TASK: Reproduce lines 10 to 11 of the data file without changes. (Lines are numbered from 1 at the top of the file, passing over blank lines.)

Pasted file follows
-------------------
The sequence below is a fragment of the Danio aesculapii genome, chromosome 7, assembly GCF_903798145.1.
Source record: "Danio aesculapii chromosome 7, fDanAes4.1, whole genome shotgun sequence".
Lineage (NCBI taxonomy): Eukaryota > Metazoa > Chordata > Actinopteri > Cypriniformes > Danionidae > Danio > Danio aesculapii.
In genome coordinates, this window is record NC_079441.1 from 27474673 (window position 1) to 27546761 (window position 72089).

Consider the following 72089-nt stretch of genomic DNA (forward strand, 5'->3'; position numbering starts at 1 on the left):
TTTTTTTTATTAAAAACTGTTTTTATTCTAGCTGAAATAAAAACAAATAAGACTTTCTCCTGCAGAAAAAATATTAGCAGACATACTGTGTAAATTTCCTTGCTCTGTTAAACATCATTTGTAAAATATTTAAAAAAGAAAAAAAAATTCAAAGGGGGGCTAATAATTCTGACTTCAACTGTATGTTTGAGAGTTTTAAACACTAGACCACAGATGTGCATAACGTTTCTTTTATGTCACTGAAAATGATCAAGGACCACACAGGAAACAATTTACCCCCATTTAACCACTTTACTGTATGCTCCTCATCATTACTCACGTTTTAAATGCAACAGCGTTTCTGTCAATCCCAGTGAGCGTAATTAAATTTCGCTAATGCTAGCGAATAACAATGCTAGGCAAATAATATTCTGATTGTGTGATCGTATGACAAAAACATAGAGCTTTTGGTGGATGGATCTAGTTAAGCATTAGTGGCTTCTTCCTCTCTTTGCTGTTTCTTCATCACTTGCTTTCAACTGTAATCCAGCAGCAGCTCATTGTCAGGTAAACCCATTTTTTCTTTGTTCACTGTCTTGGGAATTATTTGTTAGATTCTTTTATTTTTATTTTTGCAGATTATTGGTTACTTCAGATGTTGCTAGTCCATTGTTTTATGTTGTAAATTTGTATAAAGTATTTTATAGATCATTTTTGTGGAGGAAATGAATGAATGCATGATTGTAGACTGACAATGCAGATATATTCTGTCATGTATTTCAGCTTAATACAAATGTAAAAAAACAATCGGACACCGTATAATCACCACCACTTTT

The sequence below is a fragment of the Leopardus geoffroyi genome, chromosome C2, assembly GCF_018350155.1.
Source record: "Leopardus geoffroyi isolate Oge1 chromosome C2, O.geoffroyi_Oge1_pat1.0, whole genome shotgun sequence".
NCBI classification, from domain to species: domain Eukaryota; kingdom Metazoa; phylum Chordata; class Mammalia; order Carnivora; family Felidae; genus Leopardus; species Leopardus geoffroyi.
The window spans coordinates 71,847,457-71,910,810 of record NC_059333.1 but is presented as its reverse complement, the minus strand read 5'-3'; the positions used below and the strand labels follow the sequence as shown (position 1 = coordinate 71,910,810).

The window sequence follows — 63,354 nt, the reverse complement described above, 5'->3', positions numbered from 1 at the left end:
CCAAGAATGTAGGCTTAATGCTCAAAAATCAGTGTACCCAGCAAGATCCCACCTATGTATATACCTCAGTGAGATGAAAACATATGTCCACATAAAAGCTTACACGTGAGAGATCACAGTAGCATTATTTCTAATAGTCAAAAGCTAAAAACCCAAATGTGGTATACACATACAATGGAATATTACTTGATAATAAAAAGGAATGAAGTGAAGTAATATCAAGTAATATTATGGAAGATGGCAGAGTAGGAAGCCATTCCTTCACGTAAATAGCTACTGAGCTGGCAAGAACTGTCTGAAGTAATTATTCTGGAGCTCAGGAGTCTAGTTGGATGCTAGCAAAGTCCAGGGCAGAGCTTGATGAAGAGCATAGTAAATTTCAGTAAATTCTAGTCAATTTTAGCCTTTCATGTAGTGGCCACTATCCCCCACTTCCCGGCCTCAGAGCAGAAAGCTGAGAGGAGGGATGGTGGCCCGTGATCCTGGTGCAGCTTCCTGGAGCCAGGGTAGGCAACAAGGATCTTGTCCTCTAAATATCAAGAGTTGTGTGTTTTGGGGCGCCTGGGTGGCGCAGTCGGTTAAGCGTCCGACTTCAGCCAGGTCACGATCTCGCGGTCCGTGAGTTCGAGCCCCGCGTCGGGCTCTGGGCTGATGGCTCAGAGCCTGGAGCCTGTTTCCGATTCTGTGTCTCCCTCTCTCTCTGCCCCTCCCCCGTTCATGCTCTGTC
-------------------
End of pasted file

The window spans coordinates 71,847,457-71,910,810 of record NC_059333.1 but is presented as its reverse complement, the minus strand read 5'-3'; the positions used below and the strand labels follow the sequence as shown (position 1 = coordinate 71,910,810).

The window sequence follows — 63,354 nt, the reverse complement described above, 5'->3', positions numbered from 1 at the left end: